Lin Sen (16 March 1868 – 1 August 1943) was a Chinese politician who served as Chairman of the National Government of the Republic of China from 1931 until his death.
Born to a middle-class family in Shanggan Township, Minhou County, Fujian, Lin was educated by American missionaries.
He later worked in the Telegram Bureau of Taipei, Taiwan in 1884.
After the First Sino-Japanese War, he engaged in guerrilla activities against the Japanese occupiers.
He returned to the mainland and worked in the Shanghai customs office in 1902. He later lived in Hawaii and San Francisco.
There he was recruited by the Tongmenghui in 1905, and was an overseas organizer for the Kuomintang.
During the Xinhai Revolution, he was in charge of the Jiangxi revolt. He became speaker of the senate in the National Assembly.
After the failed Second Revolution against President Yuan Shikai, Lin fled with Sun Yat-sen to Japan and joined his Chinese Revolutionary Party.
He was sent to the United States to raise funds from the party’s local branches. In 1917, he followed Sun to Guangzhou where he continued to lead its “extraordinary session” during the Constitutional Protection Movement. When the assembly defected to the Beiyang government, he remained with Sun and later served as governor of Fujian.
Lin was a member of the right-wing Western Hills Group based in Shanghai. The group was formed in Beijing shortly after Sun’s death in 1925. They called for a party congress to expel the Communists and to declare social revolution as incompatible with the KMT’s national revolution.
The party pre-empted this faction and the ensuing congress expelled Western Hills’ leaders and suspended the membership of the followers. They supported Chiang Kai-shek’s purge of the communists in 1927. Lin rose to become the leader of the Western Hills faction and undertook a world tour after the demise of the Beiyang government.
In 1931, President Chiang’s arrest of Hu Hanmin caused an uproar within the party and military. Lin and other high-ranking officials called for the impeachment of Chiang.
The Japanese invasion of Manchuria prevented the civil war from erupting, however it did cause Chiang to resign on December 15. Lin was appointed in his place on December 28, 1931 as acting president and confirmed as president on January 1, 1932.
He was chosen as a sign of personal respect and held few powers since the KMT wanted to avoid a repeat of Chiang’s rule. He never used the Presidential Palace, which Chiang continued to reside in, and preferred his modest rented house near the Sun Yat-sen Mausoleum. Chiang’s influence was virtually restored after the Battle of Shanghai (1932) as party grandees realized his necessity.
Shortly after acceding to the presidency, Lin Sen embarked on an extended trip that took him to the Philippines, Australia, the United States, the United Kingdom, Germany and France. He visited the Chinese diaspora and the Kuomintang party organisations in those countries. This was the first overseas visit by a serving head of state of China.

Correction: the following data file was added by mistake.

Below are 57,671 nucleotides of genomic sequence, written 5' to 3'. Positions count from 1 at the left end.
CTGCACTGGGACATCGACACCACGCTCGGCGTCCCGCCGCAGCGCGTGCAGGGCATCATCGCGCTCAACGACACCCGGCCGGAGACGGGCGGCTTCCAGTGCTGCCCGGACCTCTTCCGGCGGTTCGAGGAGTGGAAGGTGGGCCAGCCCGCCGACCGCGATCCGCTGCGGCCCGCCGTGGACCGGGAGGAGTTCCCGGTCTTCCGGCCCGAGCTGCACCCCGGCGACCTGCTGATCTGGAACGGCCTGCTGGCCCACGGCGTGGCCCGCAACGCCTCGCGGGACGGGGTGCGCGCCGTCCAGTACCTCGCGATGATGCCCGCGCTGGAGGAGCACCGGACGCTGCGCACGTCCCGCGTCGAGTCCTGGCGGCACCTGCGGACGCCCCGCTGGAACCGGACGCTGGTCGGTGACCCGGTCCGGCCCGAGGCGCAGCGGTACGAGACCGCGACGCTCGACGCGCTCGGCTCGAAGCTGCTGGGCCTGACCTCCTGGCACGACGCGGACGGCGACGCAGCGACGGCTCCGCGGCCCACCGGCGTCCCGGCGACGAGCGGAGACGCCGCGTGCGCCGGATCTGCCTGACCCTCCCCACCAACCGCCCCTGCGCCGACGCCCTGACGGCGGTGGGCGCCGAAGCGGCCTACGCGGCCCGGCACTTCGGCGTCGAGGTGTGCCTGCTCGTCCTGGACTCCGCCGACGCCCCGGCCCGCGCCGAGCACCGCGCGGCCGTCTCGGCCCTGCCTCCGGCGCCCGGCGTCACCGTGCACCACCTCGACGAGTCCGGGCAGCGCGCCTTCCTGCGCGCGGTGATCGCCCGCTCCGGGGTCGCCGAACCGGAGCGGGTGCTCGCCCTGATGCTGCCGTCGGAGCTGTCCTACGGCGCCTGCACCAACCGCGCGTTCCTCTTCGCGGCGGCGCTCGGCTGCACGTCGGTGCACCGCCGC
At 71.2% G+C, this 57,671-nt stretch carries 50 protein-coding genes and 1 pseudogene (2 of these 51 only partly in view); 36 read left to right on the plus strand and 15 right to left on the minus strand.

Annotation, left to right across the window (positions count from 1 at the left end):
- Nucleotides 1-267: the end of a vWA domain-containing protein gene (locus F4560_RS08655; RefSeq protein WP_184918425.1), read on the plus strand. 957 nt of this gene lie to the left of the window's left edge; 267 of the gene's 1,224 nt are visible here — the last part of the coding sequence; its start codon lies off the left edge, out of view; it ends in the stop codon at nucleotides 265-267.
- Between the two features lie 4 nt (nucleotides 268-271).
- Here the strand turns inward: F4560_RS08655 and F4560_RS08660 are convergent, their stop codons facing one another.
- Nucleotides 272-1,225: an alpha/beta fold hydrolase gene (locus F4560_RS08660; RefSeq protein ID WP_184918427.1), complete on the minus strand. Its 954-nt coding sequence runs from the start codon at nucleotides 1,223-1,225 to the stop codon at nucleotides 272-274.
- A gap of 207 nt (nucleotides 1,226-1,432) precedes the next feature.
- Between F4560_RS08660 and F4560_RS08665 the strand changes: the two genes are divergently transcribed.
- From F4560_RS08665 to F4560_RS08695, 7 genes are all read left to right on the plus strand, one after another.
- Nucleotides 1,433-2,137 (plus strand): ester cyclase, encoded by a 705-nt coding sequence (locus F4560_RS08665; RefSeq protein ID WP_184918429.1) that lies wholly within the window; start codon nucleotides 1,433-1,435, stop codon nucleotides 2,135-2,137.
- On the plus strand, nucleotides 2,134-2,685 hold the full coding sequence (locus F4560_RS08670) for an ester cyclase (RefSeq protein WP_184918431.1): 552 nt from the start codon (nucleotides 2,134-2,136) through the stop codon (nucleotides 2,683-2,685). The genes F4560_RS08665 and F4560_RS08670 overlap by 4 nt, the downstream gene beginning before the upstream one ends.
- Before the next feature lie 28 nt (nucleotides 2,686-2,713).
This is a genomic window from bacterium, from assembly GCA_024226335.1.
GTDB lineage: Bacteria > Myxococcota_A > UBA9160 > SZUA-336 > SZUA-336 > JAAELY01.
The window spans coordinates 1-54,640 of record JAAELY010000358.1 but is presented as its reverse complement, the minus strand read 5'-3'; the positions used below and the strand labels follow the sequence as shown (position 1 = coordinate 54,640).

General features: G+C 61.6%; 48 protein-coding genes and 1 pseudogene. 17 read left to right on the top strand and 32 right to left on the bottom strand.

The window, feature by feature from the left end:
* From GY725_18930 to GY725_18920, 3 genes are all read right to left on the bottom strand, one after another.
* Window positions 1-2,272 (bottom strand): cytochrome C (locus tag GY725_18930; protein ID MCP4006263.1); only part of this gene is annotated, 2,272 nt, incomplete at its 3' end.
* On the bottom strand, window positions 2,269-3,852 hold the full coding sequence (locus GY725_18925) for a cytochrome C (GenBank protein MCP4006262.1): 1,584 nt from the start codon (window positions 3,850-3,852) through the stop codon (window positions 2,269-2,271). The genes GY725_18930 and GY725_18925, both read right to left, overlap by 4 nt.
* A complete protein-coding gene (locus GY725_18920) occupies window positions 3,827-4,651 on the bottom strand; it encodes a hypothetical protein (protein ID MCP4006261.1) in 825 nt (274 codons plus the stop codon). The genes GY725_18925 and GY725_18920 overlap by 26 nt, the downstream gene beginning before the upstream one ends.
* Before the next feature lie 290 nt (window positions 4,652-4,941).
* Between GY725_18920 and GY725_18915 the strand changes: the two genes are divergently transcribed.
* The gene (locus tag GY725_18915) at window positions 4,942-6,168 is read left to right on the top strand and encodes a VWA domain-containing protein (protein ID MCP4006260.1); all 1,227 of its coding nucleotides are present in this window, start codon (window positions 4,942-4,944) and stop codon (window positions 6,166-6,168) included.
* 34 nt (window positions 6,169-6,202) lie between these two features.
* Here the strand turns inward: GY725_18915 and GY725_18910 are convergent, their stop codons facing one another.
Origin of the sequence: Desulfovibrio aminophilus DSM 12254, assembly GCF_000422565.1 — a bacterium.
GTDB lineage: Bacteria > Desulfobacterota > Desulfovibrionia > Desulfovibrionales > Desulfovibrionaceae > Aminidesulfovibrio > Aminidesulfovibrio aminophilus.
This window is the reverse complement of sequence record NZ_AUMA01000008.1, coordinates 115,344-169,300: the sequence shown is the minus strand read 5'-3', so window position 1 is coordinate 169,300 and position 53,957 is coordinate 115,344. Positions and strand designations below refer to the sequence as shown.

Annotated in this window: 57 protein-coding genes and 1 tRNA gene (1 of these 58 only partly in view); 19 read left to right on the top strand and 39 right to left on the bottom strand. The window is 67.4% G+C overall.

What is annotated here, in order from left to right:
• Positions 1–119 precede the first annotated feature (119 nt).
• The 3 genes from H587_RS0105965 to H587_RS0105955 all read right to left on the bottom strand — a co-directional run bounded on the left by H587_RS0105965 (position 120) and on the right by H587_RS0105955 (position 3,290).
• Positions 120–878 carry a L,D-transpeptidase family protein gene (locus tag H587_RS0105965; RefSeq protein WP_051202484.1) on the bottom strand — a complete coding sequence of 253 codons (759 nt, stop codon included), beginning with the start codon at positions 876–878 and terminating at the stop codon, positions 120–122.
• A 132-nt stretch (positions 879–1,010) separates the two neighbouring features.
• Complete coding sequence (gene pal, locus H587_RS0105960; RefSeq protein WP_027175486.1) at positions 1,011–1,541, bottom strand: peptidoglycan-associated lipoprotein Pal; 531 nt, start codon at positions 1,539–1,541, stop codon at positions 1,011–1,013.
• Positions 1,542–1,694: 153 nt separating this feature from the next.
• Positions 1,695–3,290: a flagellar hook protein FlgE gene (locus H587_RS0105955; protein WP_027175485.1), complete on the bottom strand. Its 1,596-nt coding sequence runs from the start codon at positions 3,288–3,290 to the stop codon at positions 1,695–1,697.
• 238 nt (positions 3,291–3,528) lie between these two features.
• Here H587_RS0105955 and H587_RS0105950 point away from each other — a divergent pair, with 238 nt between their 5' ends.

In 1934 TIME magazine called him “puppet President Lin”, and when there was a talk by Chiang Kai-shek at a “Secret conference of government leaders” of granting the President of China actual powers, insinuating that Chiang was entertaining the thought of taking the Presidency himself, since Chiang held the actual power while Lin’s position was described as “figurehead class”.
Though he had little influence on public policy, Lin was highly respected by the public as an august elder statesman who was above politics. His lack of political ambition, corruption, and nepotism was an exceedingly rare trait. He lent dignity and stability to an office while other state institutions were in chaos.
A widower, Lin used his position to promote monogamy and combat concubinage which became a punishable felony in 1935. He also called for a peaceful resolution when Chiang was kidnapped during the Xi’an Incident. National unity was something he stressed as relations with Japan deteriorated further.
When the Second Sino-Japanese War entered full swing in 1937, he moved to the wartime capital of Chongqing. He legalized civilian use of guerrilla warfare, but this was just a formality as it was already a widespread practice. He spurned all offers to defect and collaborate with the Japanese puppet government.
On 10 March 1943, his car was involved in an accident. Two days later, he had a stroke while meeting the Canadian delegation. As he was in hospice, he urged the recovery of Taiwan be included in the post-war settlement; it became part of the Cairo Declaration months later.
He died on August 1 at the age of 76 and a month of mourning was declared. He was the longest serving head of state in the ROC while it still held mainland China. The central executive committee elected Chiang as president a few hours after Lin’s death. All of the powers that were denied to the presidency were restored for Chiang.
Lin visited Qingzhi (“Green Plant”) Mountain in Lianjiang, Fuzhou, Fujian and was fascinated by it, which encouraged him to style himself “Old Man Green Plant” (Qingzhi Laoren) in his old age. His monument, built beside Qingzhi Mountain in 1926 before his death, was damaged in the Cultural Revolution, and was restored in 1979.
Lin had adopted his nephew Lin Jing (known in English as K.M. James Lin), as his son. While studying as a postgraduate student in Ohio State University, James Lin married Viola Brown, a five-and-ten-cent store clerk, although he was reported already to have two wives in China. Lin Sen objected to the marriage and the couple eventually divorced. James Lin returned to China and died in action during the Japanese invasion
There are roads named after Lin Sen in Taipei, Kaohsiung, Tainan, and other towns and cities in Taiwan due to his role in fighting the Japanese invasion of Taiwan and as ROC president.